Welcome one and all to the Cephalopod Coffeehouse, a cozy gathering of
book lovers, meeting to discuss their thoughts regarding the works they
enjoyed most over the previous month. Pull up a chair, order your
cappuccino and join in the fun. If you wish to add your own review to
the conversation, please sign on to the link list at the end of my post.
Title: The Golden Ratio: The Story of Phi, The World's Most Astonishing Number
Author: Mario Livio
The number ϕ, approximately 1.6180339887, is the Golden Ratio, studied by mathematicians since Pythagoras and Euclid. Imagine a line segment, AB. There is a point on AB, let's call it C. The ratio of the length of AB to that of AC is the same as the ratio of the length of AC to that of CB. That ratio is ϕ (phi, pronounced "fee"). Here's a diagram:
By Traced by User:Stannered
- en:Image:Golden ratio line.png
, Public Domain, Link
Over the centuries since, this number has proven to be deeply embedded in the fabric of universe. No, I'm not exaggerating. ϕ plays a role in the placement of petals on a rose and branches on a tree, in the shapes of nautilus shells and even the spiral arms of galaxies.
Mario Livio explains it all in his marvelous book, covering a great deal of mathematical history as he goes along. I think it's actually more the sort of book I had in mind when I read The Magic of Numbers
by Eric Temple Bell (see here
) earlier this year. ϕ is even related to the Platonic solids, my most exciting discovery in Bell's book. Livio discusses "recreational mathematics," a fancy term for number games I'd never even heard of before though I've been practicing it for most of my life.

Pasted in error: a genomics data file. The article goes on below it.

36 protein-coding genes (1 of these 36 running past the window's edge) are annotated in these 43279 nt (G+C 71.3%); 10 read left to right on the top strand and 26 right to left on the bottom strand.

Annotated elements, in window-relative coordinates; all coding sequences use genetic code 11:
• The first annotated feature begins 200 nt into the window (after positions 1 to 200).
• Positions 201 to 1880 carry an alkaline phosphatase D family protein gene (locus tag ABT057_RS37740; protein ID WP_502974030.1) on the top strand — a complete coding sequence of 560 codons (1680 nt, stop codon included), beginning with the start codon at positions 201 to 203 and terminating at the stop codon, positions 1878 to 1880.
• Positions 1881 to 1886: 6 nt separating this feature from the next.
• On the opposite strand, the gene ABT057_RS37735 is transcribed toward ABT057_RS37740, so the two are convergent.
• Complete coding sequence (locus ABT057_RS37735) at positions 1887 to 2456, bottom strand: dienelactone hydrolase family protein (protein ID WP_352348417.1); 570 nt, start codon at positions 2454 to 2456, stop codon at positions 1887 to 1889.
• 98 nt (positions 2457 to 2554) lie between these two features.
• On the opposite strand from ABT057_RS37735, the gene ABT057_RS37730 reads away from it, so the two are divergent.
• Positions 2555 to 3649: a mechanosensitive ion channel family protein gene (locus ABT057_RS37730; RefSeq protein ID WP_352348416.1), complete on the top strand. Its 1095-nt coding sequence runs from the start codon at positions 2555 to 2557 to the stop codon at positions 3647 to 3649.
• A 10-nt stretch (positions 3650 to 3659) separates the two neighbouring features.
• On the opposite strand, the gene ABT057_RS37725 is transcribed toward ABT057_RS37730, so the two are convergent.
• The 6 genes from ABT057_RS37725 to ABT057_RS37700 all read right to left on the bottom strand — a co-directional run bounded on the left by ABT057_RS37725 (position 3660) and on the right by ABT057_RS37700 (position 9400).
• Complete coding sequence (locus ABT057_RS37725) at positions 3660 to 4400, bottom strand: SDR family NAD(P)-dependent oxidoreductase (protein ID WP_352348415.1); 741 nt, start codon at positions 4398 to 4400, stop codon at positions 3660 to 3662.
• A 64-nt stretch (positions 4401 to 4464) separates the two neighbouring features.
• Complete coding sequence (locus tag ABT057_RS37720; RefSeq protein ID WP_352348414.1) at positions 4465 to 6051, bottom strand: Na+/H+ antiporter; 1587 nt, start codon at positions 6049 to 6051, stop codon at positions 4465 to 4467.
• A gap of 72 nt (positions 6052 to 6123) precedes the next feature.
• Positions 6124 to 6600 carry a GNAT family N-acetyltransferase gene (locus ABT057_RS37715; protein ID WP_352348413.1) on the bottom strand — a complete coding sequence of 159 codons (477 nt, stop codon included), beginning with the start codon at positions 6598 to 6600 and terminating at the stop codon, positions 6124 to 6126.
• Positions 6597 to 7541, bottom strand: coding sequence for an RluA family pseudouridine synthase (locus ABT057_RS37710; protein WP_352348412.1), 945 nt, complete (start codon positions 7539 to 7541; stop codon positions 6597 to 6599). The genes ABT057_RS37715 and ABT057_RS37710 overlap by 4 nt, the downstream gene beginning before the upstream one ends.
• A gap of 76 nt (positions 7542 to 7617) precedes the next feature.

While Livio is enthusiastic about ϕ, he is also skeptical of many of the assertions that have been made about its use in the Parthenon, the Great Pyramid, numerous paintings, etc. Much of the book is devoted to debunking these myths. Some artists and architects, though, have been explicit in experimenting with the Golden Ratio: Frank Lloyd Wright and Salvador Dali, among them.
The book's final chapter considers ϕ in light of one of the oldest questions in philosophy: is mathematics a human invention or a human discovery? The numerous natural phenomena related through ϕ suggest an existing order to the universe that predates us all. Could those relationships, though, be just as clearly defined by another civilization through a means of understanding completely different from our math?
If you love numbers, this is a great book. I don't know how much it offers to one who is not mathematically inclined but I think Livio does a fair job of explaining the technical concepts in simple terms. The telling question for me is always would I give it to my wife to read? In this case, I believe the answer is yes.
Please join us and share your own review of your best read from the past
month. This month's link list is below. I'll keep it open until the
end of the day. I'll post September's tomorrow. Meetings are the last
Friday of each month. Next gathering is September 29th.